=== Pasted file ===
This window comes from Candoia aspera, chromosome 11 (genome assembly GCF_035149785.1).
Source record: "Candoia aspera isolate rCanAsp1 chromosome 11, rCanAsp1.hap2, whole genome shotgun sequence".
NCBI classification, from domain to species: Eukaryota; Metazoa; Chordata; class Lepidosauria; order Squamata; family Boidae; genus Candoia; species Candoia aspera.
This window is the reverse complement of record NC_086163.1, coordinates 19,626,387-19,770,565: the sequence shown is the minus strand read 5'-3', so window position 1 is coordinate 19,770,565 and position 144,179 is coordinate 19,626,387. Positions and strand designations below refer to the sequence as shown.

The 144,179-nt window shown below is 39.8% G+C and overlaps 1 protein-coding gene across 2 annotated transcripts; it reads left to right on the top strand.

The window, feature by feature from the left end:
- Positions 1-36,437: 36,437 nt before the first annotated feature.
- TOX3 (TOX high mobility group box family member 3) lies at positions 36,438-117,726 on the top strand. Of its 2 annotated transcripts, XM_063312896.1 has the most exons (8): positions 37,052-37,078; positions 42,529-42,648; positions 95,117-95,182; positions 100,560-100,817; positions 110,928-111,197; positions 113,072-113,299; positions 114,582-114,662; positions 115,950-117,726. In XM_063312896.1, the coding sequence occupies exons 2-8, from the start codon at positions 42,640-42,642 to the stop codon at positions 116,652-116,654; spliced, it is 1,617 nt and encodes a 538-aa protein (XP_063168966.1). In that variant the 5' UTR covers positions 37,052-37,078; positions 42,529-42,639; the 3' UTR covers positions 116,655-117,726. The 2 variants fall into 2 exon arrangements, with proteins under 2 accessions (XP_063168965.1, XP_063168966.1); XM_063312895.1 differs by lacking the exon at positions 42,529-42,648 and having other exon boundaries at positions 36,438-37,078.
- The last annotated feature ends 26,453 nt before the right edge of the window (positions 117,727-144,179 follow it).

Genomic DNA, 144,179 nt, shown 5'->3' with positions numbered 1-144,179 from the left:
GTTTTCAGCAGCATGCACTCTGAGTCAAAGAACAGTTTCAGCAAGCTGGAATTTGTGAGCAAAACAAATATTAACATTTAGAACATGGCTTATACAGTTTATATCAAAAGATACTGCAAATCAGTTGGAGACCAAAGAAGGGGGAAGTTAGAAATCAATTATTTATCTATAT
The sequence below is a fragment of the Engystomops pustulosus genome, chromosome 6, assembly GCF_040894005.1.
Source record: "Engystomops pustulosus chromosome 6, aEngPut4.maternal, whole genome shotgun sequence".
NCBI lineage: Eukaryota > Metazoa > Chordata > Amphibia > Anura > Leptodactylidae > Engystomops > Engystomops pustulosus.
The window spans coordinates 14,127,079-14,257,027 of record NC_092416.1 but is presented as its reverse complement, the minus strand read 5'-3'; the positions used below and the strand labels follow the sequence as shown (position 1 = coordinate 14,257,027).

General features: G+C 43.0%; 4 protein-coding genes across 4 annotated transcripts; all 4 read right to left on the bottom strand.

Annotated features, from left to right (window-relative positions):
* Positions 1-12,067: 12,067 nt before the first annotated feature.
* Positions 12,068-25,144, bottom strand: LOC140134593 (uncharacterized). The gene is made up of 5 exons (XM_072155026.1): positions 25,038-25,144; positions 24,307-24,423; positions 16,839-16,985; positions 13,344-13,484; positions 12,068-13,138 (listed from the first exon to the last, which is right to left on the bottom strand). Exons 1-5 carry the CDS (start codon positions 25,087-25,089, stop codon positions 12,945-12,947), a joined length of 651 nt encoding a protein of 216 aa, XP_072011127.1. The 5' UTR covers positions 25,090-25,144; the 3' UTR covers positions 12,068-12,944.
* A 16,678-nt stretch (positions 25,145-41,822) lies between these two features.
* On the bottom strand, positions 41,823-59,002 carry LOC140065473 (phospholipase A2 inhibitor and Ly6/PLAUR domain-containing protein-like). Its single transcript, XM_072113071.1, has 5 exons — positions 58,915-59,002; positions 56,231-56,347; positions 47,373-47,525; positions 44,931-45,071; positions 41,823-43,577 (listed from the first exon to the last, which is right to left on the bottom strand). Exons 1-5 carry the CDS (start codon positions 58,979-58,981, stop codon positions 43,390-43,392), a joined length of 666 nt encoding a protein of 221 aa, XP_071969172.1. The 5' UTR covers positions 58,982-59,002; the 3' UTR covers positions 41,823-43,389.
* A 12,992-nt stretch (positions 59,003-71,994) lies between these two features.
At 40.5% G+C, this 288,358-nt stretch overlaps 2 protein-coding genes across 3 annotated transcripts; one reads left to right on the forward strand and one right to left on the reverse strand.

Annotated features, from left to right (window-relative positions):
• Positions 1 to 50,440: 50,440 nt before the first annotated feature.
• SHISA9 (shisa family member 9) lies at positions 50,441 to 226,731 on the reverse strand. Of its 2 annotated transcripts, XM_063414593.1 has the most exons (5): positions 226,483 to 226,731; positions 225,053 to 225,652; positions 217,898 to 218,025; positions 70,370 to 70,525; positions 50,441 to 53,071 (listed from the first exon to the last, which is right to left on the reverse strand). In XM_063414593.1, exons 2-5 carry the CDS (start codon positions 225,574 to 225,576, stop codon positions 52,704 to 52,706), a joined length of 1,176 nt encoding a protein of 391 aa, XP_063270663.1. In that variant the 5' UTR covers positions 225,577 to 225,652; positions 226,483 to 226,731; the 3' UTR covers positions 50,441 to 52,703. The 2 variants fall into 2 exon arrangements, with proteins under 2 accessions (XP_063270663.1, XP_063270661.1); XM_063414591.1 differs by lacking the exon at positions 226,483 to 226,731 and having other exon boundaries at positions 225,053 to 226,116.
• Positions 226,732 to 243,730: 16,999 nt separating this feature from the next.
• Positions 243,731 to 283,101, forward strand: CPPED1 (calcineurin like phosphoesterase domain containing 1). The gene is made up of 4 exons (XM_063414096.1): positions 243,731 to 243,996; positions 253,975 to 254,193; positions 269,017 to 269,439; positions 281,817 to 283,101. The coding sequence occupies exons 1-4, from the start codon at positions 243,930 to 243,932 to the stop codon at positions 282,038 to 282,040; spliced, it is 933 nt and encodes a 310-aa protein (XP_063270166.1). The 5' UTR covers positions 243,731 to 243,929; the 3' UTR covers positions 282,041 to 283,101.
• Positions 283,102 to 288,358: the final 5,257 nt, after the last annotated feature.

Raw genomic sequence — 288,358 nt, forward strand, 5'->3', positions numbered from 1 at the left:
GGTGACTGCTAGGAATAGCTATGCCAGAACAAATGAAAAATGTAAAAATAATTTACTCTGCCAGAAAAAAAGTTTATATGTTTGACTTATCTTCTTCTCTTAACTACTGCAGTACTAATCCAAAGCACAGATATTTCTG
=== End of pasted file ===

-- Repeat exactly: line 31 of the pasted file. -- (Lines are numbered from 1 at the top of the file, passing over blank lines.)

GGTGACTGCTAGGAATAGCTATGCCAGAACAAATGAAAAATGTAAAAATAATTTACTCTGCCAGAAAAAAAGTTTATATGTTTGACTTATCTTCTTCTCTTAACTACTGCAGTACTAATCCAAAGCACAGATATTTCTG